41. #441
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    ^^Downhill practice for Downieville??? I'd take my Redline BMX bike to Downieville, it's really not all that. Take your Riot to Downieville. You'd be way ahead to go to Northstar with your Balance instead...

    Have FUN!

    G MAN
    "There's two shuttles, one to the top and one to the hospital" I LOVE this place!!!

  42. #442
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    Quote Originally Posted by Gman086 View Post
    ^^Downhill practice for Downieville??? I'd take my Redline BMX bike to Downieville, it's really not all that. Take your Riot to Downieville. You'd be way ahead to go to Northstar with your Balance instead...

    Have FUN!

    G MAN
    I love going to Downieville, we make a great weekend out of it. BBQ, Beer & Bikes. I've taken the Riot to Downieville before and it was great, just want to compare the two. I find myself doing things much faster on the Balance when I've done the same trails. Haven't had a chance yet to go to N* but it's on my to do list before it closes for the season.

  43. #443
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    If anyone is wanting to sell their 2016 XL Balance you should drop me a msg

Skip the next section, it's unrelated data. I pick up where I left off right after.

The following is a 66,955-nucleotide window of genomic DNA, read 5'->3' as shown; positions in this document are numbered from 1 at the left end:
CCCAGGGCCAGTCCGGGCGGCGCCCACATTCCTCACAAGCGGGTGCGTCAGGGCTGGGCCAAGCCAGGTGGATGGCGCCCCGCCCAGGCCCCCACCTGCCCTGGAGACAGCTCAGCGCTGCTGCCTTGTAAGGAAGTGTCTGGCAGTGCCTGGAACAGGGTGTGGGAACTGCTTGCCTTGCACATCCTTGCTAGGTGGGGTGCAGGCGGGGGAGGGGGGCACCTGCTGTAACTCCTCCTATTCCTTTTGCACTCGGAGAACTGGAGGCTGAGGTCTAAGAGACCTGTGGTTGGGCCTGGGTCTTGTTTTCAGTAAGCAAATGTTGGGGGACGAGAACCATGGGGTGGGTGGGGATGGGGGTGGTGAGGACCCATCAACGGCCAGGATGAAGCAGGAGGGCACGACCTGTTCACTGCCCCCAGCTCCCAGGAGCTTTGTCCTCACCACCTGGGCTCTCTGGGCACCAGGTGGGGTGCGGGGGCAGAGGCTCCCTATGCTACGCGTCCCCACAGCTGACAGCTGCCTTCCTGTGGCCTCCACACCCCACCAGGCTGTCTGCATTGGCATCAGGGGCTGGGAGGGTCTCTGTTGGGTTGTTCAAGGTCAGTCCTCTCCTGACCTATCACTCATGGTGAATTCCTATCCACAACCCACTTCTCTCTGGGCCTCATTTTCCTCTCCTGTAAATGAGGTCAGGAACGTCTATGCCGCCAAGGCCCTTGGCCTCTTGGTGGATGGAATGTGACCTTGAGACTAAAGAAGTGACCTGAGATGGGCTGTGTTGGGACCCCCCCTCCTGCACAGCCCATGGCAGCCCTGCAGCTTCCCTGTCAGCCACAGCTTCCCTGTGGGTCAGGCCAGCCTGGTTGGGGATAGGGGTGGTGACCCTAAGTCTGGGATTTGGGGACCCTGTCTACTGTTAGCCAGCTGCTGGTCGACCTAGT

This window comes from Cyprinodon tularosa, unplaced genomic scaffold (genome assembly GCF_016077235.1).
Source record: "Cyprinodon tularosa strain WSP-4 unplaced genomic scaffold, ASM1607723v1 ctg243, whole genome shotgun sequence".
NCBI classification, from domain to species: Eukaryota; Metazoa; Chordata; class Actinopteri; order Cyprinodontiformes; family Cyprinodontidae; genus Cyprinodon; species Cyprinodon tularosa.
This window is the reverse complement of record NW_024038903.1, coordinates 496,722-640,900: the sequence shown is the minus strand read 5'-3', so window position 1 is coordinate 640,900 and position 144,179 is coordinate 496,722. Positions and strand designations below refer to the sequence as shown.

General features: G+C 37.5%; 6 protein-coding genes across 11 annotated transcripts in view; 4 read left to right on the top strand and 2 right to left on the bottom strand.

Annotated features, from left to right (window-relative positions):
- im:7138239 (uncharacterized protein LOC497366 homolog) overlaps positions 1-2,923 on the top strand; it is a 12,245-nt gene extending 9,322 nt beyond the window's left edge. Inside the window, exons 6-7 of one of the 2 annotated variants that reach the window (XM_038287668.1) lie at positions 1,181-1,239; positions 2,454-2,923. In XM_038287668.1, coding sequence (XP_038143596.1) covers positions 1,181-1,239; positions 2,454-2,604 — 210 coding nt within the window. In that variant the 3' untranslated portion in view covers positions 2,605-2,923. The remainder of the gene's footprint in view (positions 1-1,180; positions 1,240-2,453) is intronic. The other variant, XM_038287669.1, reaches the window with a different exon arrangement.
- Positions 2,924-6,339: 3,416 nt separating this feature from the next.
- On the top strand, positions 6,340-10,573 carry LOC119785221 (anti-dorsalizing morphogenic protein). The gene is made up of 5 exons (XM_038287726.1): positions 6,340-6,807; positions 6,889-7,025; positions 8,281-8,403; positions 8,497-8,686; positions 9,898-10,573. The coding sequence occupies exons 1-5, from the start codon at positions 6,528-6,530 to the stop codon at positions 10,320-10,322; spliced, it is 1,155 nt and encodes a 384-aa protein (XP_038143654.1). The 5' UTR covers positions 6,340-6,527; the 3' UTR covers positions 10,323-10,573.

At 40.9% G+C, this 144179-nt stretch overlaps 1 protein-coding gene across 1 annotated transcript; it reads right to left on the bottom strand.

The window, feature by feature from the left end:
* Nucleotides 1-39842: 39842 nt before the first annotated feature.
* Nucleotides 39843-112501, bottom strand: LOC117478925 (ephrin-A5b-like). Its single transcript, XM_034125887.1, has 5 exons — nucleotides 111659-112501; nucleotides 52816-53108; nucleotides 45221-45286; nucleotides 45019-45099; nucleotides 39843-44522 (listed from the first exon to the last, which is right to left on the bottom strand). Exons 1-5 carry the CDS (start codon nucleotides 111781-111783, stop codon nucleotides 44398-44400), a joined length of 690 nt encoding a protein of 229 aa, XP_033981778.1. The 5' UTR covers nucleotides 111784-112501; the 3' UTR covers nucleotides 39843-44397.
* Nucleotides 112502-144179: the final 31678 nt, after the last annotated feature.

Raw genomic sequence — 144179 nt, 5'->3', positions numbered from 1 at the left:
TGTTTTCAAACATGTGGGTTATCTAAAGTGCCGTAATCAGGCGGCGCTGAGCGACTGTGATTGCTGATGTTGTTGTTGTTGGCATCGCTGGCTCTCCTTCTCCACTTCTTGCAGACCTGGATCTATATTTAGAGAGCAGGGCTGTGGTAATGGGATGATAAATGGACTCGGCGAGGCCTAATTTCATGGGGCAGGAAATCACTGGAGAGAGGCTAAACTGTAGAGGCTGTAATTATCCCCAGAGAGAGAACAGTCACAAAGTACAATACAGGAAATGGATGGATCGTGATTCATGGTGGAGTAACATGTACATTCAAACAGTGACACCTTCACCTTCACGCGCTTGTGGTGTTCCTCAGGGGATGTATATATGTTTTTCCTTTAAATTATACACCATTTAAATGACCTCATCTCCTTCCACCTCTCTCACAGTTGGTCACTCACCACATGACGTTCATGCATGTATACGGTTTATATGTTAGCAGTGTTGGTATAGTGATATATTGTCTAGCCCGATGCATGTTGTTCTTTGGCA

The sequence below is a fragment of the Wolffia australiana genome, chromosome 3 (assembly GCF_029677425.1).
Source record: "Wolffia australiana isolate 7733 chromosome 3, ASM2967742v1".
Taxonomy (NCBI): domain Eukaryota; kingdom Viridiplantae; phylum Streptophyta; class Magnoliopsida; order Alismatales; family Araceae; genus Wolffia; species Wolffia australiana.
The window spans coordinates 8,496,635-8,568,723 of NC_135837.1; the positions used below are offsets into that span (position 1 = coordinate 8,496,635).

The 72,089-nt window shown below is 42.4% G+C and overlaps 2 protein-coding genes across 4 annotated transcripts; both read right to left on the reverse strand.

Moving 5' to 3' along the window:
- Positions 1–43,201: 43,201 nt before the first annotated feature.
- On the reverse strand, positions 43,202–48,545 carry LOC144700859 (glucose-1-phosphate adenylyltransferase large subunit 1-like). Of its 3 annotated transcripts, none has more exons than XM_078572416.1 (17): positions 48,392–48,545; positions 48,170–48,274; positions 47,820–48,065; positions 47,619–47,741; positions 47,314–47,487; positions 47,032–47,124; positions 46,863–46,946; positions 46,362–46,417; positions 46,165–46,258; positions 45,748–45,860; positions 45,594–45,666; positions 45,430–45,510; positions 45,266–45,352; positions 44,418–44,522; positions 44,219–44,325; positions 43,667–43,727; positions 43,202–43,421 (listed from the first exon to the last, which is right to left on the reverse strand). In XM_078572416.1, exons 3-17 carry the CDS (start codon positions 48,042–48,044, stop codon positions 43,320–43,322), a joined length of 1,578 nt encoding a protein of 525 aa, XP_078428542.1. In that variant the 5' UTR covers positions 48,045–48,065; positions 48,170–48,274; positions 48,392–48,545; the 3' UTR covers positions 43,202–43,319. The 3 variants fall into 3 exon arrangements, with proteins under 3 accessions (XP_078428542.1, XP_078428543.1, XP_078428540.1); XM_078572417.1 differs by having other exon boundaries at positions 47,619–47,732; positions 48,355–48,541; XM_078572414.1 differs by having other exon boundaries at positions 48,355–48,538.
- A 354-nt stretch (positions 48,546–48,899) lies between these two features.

44. #444
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    Quote Originally Posted by ScottieM8 View Post
    Also feel more confident bombing down on the Balance. "
    Wow! This is saying a lot because the Rune really hauls ass going down it's sometimes scary. Thanks for the info. Makes me think the Balance is really a overbuilt bike, which i like.

    How about weight? Durability? Thanks!!!

  45. #445
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    Quote Originally Posted by DarKmaN View Post
    Wow! This is saying a lot because the Rune really hauls ass going down it's sometimes scary. Thanks for the info. Makes me think the Balance is really a overbuilt bike, which i like.

    How about weight? Durability? Thanks!!!